“Have a seat; we’ll debrief on the test and talk about what you can learn from your experiences today.” Baelin waved a hand over the flat top of the escarpment.
Stone benches with curved backs shimmered into being atop the stone. The students looked at each other and silently poured their tired bodies into the seats, some stretching over the backs of the benches. Now that they’d made it through the test and could finally savor a moment of calm, Alex realized that Derek wasn’t there. He wondered what had happened to him.
He eyed the bench skeptically before dropping down between Khalik and Isolde. Despite her fatigue, the raven haired young woman was sitting upright, posture perfect. To their immediate right, Thundar reclined on a bench which he had all to himself.
The four of them gave each other tired, victorious smiles.
Alex swore that he wouldn’t just bake a pie for Khalik, Theresa and Selina: he decided that he was going to feed his entire team so well that they wouldn’t be able to move for days.
The chancellor began.
“First of all, you are all here because you defeated the dangers that were before you. Well done.” Baelin nodded. “But the nature by which you achieved this varied. I believe that just as on a written test, it is important not only to see that you passed, but also to examine what you did well and what you did poorly. It is only through these examinations that we improve. It is only through improvement that we survive greater threats.”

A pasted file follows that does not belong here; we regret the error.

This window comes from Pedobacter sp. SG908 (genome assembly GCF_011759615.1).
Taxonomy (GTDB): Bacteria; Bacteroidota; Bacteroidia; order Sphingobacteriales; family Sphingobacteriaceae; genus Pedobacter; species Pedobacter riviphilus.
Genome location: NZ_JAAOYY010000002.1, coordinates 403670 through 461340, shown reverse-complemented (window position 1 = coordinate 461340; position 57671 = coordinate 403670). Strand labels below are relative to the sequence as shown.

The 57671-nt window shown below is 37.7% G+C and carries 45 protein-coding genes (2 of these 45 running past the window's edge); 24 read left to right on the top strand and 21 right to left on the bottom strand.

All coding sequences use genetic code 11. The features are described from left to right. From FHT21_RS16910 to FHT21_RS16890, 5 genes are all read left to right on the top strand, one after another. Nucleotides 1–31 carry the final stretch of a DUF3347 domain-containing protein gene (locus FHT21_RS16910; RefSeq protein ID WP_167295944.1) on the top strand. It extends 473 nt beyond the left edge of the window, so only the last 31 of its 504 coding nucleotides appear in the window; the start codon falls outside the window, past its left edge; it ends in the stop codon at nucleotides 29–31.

Alex found himself nodding at the words.
“First, let us get the painful parts out of the way. I find it better to deal with life’s difficulties early in the day, and then consider its positives after.” He looked to the two students who flew to the top of the escarpment. “Minervus and Rayne.”
“Y-yes chancellor!” one of them jumped in their seat.
Baelin’s lip twitched. “You were the first to reach the escarpment. And that is to be commended. You showed quick thinking in using your flight spells to arrive at the end goal without danger to yourselves. …what do you think of your performance?”
“Uh, we got here safely and used our resources to do so.” One said nervously. “We did well.”
“You performed adequately,” Baelin corrected him. “Your first attempt to fly to the goal did not take into account your immature mana pools: you are only second year students, and flight is a taxing spell. It was obvious you would not be able to make the journey from the beginning. Yet, out of instinct and without proper consideration for your current abilities, you made a decision to try, only to discover partway into your first attempt that you could not succeed, and then, you were forced to return to your group. Not surprisingly, this destroyed any trust you might have built with them.”